Monday, January 7, 2013

"Food Balls"

            This last summer, 2012, I had a nice visit with Brad Morgan (Morgan Compost) at his vermiculture operation. His goal is to have a herd of 10-million redworms and to sell at least 4-million a year. That would be 4000 pounds or 2 tons. You can’t have big dreams without doing some things that other people aren’t doing.     
From Vermiculture
What has caught my interest is the use of “food balls”. Watch the YouTube at (Vermicomposting - The Morgan Family Pt.1)
            If you have been following the process of VermiChester, you know that rotation of the trays ends up with the most developed bread tray on the top, drying, while the worms migrate down into the wetter environment.
            Last spring, I was bothered by the numbers of hatchlings that were wriggling around after screening the dried vermicompost through the VermiHarvester. They were ending up in the VermiCompost bags as fertilizer. This is my plan for May 2013.
            I will blend our vegan kitchen wastes into a vegetable mush. Then I will mix this with an equal part of very wet “BioPreta” (equal parts of VermiCompost and biochar). This will give me a 25% biochar blend and hopefully a consistency that will form a “snowball” of a convenient size.
            After harvesting the top tray through the 1/8” screen of a VermiHarvester, I will put the screenings in another tray, and put a half dozen very wet “Food Balls” in the top layer of the dry tray.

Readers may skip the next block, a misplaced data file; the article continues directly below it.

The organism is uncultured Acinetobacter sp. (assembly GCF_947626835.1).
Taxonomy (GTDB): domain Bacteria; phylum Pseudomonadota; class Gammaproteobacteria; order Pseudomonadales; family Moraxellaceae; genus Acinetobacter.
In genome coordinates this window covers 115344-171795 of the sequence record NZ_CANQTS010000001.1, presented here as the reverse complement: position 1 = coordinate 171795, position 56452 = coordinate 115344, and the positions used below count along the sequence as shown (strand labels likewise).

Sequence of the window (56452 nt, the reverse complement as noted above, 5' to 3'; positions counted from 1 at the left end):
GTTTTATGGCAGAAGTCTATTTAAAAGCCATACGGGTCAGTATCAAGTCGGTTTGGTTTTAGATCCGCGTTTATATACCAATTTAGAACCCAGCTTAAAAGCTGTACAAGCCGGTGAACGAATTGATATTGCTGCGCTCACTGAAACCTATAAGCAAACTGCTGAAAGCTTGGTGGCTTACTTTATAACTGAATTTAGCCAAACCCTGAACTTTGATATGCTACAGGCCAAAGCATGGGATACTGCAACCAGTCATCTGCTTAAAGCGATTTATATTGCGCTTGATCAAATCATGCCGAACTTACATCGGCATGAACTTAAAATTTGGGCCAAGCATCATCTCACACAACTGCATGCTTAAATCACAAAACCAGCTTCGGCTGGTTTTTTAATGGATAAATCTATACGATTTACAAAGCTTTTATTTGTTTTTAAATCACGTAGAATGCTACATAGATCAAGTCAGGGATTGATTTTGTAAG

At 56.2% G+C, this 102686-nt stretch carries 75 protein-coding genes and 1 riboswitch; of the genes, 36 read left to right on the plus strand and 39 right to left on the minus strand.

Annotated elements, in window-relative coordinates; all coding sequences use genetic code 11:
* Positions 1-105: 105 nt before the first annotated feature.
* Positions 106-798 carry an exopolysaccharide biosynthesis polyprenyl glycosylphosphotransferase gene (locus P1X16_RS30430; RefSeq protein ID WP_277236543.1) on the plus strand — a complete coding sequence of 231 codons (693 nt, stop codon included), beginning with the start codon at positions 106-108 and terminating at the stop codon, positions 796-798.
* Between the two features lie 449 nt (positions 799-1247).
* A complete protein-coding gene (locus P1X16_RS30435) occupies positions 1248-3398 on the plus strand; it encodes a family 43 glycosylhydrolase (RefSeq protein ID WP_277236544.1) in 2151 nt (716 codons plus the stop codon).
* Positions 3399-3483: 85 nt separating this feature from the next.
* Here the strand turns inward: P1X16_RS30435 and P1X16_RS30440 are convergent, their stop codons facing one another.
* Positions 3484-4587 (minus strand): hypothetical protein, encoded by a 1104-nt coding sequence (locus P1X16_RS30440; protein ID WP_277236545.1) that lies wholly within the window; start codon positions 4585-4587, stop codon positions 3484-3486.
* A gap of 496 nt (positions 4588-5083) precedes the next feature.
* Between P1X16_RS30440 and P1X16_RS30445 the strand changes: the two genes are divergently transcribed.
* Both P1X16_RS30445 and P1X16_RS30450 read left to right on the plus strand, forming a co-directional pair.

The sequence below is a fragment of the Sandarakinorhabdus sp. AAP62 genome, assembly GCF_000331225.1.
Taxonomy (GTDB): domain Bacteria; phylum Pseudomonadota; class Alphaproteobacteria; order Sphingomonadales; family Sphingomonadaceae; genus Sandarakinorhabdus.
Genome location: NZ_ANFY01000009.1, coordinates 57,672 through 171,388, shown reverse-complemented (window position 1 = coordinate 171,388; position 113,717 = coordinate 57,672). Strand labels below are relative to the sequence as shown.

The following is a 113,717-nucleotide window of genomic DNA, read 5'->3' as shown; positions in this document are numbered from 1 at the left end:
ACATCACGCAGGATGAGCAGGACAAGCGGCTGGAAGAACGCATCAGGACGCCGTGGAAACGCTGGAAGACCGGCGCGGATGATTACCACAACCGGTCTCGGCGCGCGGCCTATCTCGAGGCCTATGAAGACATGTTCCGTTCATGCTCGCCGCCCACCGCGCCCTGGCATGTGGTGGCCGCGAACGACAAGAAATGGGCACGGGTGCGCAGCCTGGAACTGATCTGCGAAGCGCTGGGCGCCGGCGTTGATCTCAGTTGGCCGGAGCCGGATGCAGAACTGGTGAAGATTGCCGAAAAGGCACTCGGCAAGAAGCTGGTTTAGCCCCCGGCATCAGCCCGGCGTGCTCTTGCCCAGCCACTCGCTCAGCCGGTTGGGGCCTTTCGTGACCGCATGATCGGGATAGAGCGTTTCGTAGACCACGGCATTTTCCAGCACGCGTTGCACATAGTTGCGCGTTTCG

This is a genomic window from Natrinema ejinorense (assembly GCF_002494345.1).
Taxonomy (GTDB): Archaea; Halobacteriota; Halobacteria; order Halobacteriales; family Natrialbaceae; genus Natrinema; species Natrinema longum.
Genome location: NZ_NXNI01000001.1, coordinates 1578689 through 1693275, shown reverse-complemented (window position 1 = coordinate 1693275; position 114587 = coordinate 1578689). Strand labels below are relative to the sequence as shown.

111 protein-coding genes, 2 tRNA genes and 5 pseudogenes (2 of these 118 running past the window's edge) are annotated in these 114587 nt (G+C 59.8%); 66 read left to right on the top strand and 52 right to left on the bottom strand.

According to Brad, messing around with the worms causes enough stress to force them into a mating frenzy that increases the number of cocoons, which will fall through the 1/8” screen of a VermiHarvester. According to his son, Jeremy, who is in charge of converting cocoons into adult “breeding stock”, in about 10 days, at 85 degrees, the cocoons will hatch and the new baby worms will rush to the very wet food balls, where they can be collected and saved from the bags going to market. Jeremy then transfers the new hatchlings to a 65-degree breeding environment where in about 50-days they will become “breeders”.
            I love learning new things about vermiculture, and this is new for me. If you have been using food balls, or if you start now, I think your comments will be a great service to those of us who are learning about vermiculture.


Dave said...

We have just started raising worms - and are very interested in the food balls. Can you tell us how finely ground the biochar was in order to be used in the balls? Were the food balls successful? Also, did they get moldy at all?

Have you ever added biochar to the worms bedding?

Aren't the worms interesting creatures?


el grillo said...

I haven't had good results yet with this idea of food balls,and am destroying too many new cocoons to quit trying.
No, I haven't added biochar to the bedding, but it will increase worm activity.